To investigate whether it was possible to collect sex hormones from whales non-invasively, Carolyn Hogg of the Evolution and Ecology Research Centre at the University of New South Wales in Sydney, Australia, and her colleagues collected "blow" samples from 35 humpback whales off Queensland, Australia, and 18 North Atlantic right whales in the Bay of Fundy on the border of Canada and the US. They noted the whales' gender by sight, where possible. Back at the lab, liquid chromatography mass spectrometry was used to measure the blow's testosterone and progesterone content.

Sex in the mix
They found that whale blow – previously assumed to be no more than a mix of air and water – also contains measurable levels of sex hormones. "Hormones in the whale's blood are probably diffusing across the lung wall, which is rich in blood vessels, into the mucous lining on the other side," says Patrick Miller, a co-author based at the University of St Andrews, UK.

To their surprise, the team discovered that female humpback whales returning to polar waters from the tropics, where they are thought to breed and give birth, produce the "breeding" hormone progesterone.

"It was surprising to find that these whales were sexually receptive, given that they had calves with them and were departing from their breeding grounds," says Miller. "It raises a serious question over how much we know about these animals."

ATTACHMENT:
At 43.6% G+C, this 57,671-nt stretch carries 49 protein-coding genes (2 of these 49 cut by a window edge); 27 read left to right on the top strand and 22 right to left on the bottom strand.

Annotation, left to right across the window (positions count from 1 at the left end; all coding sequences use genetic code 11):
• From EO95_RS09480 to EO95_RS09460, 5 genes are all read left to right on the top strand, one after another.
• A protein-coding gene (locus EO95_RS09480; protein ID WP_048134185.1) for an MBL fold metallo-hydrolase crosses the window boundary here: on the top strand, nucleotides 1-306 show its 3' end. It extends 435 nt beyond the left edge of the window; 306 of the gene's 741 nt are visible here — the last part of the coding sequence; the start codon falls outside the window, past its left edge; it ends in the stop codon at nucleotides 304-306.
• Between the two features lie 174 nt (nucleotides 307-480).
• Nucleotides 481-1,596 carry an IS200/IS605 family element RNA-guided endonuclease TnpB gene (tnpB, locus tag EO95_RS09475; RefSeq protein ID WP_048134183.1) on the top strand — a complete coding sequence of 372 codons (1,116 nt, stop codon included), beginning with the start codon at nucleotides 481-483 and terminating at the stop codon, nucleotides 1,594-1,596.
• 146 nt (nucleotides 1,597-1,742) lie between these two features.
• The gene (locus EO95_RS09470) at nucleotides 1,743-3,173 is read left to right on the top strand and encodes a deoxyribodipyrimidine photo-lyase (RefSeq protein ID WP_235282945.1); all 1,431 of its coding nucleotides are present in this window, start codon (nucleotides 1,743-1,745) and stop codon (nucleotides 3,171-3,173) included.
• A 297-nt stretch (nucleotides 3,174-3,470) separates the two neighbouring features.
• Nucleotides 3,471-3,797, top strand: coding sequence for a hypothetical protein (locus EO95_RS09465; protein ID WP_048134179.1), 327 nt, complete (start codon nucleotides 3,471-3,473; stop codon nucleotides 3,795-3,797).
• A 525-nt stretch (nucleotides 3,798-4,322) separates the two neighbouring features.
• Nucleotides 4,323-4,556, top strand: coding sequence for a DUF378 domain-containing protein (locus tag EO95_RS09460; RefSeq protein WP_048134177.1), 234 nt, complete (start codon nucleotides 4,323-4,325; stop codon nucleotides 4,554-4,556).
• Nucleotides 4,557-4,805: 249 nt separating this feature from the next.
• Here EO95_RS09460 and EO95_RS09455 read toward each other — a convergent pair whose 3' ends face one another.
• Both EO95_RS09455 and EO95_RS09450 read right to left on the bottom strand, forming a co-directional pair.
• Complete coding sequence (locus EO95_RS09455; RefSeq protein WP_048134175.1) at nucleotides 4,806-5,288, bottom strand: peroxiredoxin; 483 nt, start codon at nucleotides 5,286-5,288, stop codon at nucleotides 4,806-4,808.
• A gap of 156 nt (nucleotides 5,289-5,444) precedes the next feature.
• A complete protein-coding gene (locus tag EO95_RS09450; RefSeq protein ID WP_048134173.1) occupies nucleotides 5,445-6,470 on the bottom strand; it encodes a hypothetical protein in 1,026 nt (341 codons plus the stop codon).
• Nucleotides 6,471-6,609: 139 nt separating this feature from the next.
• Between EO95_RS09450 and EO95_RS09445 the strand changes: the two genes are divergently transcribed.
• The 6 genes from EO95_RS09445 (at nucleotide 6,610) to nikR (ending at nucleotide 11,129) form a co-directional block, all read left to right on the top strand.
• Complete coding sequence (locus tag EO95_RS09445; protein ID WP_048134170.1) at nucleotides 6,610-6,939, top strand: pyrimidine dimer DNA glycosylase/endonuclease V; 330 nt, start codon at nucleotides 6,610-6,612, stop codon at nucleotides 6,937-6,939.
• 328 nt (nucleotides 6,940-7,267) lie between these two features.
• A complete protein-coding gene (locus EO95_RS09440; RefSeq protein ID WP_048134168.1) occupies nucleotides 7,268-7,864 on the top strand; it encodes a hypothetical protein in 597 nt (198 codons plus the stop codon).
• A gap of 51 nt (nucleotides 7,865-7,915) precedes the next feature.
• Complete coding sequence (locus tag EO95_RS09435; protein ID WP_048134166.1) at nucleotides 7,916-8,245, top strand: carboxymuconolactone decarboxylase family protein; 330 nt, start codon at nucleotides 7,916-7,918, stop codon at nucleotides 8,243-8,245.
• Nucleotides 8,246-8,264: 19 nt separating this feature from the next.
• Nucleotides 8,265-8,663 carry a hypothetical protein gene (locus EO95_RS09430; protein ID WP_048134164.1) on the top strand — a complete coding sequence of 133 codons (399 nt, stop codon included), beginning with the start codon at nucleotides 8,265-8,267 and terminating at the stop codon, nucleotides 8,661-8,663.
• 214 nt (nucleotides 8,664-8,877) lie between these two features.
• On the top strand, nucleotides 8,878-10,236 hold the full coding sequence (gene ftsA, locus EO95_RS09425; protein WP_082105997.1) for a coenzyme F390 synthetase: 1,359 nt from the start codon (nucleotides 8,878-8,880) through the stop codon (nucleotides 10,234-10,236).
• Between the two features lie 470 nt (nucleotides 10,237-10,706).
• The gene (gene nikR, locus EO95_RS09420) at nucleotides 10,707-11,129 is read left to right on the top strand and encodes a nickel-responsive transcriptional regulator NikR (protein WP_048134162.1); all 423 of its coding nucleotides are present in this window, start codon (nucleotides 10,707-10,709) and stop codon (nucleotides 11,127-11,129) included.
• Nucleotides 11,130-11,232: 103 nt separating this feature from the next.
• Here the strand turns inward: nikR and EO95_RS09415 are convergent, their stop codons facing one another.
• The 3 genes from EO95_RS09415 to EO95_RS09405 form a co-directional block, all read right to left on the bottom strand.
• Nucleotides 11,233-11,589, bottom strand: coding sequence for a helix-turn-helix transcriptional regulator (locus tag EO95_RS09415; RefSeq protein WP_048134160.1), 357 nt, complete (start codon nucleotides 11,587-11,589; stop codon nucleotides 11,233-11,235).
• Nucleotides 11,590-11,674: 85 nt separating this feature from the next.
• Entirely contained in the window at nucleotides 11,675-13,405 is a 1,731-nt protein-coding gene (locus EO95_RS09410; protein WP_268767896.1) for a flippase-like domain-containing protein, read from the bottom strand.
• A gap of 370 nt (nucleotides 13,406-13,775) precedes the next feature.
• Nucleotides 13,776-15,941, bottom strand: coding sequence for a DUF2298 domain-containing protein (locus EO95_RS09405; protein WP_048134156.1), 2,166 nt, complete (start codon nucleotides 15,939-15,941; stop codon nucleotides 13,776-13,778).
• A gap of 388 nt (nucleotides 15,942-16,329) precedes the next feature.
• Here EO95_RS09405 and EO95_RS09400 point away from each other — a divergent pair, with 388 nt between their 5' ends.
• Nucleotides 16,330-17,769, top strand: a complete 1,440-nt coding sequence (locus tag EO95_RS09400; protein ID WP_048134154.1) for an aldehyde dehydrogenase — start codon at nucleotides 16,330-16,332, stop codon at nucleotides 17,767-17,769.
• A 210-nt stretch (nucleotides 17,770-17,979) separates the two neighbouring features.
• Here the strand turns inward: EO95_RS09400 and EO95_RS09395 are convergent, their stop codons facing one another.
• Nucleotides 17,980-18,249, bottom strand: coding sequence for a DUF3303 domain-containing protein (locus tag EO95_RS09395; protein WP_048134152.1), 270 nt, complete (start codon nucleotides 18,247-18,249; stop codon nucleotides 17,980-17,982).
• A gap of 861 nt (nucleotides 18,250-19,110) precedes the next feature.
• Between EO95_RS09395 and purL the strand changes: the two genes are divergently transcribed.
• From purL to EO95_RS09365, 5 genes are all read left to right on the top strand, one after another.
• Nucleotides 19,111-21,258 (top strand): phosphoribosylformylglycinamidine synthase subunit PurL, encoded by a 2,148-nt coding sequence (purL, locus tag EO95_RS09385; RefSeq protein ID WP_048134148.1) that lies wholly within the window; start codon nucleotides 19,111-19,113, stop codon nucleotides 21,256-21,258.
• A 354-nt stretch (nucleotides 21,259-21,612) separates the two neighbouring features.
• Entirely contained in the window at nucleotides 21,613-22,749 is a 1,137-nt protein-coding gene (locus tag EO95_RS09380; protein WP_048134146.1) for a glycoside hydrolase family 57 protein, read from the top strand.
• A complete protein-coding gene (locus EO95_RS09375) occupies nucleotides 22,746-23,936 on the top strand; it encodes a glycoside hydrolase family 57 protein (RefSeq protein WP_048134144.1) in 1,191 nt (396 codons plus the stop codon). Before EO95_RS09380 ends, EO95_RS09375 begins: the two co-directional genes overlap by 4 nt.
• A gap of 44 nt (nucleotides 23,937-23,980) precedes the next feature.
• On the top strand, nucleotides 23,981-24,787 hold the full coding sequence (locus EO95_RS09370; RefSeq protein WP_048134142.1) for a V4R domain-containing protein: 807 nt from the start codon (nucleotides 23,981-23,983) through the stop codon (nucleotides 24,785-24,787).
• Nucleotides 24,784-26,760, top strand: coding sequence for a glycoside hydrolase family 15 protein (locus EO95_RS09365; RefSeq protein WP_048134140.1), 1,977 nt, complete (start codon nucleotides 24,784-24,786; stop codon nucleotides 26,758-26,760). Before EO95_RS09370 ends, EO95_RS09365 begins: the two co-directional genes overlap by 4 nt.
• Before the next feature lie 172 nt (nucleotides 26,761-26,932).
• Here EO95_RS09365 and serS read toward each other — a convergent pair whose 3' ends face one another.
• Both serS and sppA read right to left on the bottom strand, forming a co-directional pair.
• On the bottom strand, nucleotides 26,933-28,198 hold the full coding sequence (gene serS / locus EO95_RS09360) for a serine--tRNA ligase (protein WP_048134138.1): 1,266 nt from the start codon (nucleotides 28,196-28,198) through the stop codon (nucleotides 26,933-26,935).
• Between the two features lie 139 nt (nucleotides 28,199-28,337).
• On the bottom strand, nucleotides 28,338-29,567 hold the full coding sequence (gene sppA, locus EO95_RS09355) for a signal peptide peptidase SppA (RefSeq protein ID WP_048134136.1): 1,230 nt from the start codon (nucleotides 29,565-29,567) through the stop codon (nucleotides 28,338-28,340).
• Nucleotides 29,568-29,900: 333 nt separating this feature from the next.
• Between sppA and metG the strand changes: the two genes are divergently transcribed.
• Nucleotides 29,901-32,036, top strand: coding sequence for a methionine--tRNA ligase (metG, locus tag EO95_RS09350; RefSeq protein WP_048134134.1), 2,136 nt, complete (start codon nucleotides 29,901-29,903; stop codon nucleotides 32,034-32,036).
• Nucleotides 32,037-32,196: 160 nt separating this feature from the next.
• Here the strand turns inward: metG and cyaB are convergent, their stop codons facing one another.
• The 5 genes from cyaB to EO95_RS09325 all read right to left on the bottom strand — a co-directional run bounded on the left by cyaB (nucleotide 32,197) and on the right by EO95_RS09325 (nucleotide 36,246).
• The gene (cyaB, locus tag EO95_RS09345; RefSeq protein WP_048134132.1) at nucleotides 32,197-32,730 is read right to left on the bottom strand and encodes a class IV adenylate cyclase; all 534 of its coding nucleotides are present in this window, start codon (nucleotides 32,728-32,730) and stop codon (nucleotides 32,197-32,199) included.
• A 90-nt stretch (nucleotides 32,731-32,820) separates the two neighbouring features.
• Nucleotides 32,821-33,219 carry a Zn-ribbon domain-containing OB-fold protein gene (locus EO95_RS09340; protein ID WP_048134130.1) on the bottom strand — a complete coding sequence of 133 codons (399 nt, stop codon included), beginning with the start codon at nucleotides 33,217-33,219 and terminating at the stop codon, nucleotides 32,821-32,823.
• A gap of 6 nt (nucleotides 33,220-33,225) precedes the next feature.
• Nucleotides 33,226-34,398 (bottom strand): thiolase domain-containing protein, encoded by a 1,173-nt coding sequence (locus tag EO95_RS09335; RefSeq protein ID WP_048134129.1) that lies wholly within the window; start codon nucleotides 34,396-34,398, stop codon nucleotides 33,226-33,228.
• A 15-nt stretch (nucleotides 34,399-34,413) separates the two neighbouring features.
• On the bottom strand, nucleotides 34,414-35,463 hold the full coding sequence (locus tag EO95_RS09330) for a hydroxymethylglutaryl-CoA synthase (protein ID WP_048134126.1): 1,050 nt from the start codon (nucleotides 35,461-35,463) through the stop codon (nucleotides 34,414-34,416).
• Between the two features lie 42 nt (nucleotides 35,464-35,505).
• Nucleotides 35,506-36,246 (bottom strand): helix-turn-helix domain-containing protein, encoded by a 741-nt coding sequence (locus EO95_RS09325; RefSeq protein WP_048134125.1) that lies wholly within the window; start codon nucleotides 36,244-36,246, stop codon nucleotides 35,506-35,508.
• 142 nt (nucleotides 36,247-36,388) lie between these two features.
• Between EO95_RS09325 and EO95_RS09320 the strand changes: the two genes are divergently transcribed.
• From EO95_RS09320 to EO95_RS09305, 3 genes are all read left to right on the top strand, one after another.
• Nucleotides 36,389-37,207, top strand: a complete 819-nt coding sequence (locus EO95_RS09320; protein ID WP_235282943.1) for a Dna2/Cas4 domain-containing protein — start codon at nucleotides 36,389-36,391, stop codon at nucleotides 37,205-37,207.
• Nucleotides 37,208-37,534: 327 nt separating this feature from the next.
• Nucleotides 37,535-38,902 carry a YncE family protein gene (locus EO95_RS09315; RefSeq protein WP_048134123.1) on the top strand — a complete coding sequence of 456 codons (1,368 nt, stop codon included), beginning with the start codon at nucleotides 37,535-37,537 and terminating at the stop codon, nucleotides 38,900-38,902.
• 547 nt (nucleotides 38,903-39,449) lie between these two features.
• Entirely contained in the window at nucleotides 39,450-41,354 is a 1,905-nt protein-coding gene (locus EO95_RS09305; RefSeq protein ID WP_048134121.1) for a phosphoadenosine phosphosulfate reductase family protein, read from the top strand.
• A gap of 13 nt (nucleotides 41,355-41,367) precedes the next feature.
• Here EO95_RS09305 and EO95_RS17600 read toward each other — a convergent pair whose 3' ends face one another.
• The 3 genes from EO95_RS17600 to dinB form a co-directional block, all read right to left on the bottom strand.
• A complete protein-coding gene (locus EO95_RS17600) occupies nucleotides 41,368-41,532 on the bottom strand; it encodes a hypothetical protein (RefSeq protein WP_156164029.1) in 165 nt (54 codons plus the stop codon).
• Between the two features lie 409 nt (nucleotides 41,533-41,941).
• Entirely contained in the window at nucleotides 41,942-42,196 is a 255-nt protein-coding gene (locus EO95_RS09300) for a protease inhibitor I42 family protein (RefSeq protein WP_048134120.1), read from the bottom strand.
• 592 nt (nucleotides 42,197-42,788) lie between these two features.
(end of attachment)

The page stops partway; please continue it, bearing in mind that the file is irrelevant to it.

The team hope that the technique will also reveal why the endangered North Atlantic right whale is failing to breed.

"This is an exciting and promising technique which potentially adds one more method to the toolbox of those studying living whales," says Phillip Clapham at the National Marine Mammal Laboratory in Seattle, Washington, "and it underscores yet again that, contrary to the claims of Japan and some others, you don't need to kill whales to get important information about them for management and conservation."

Journal reference: Marine Mammal Science, DOI: 10.1111/j.1748-7692.2008.00277.x
 

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Rare whale gathering sighted
http://news.bbc.co.uk/earth/hi/earth_ne ... 340706.stm
By Matt Walker
Editor, Earth News


Rare appearance


A large group of a rarely sighted, mysterious species of whale has been seen off the coast of Antarctica.

Approximately 60 Arnoux's beaked whales were seen and photographed frolicking on the surface in the Gerlache Strait.

Few sightings of this enigmatic species are made in the wild, and even less in waters near to shore.

The sighting, of the largest group ever recorded, is also the first time this species of whale has been seen socialising at the water surface.

Marine biologists have published details of the sighting in the journal Marine Mammal Science.

The whales were very tactile with each other, slapping the water with their tails, surfacing rapidly

Marine biologist Ari Friedlaender
"There was a fair bit of incredulity and excitement throughout the sighting," says Dr Ari Friedlaender of Duke University's Marine Laboratory, based in Beaufort, North Carolina, US.

As a group, beaked whales are among the least understood large animals on the planet.

Around 20 species belong to the family Ziphiidae, with several only having been discovered in the past couple of decades.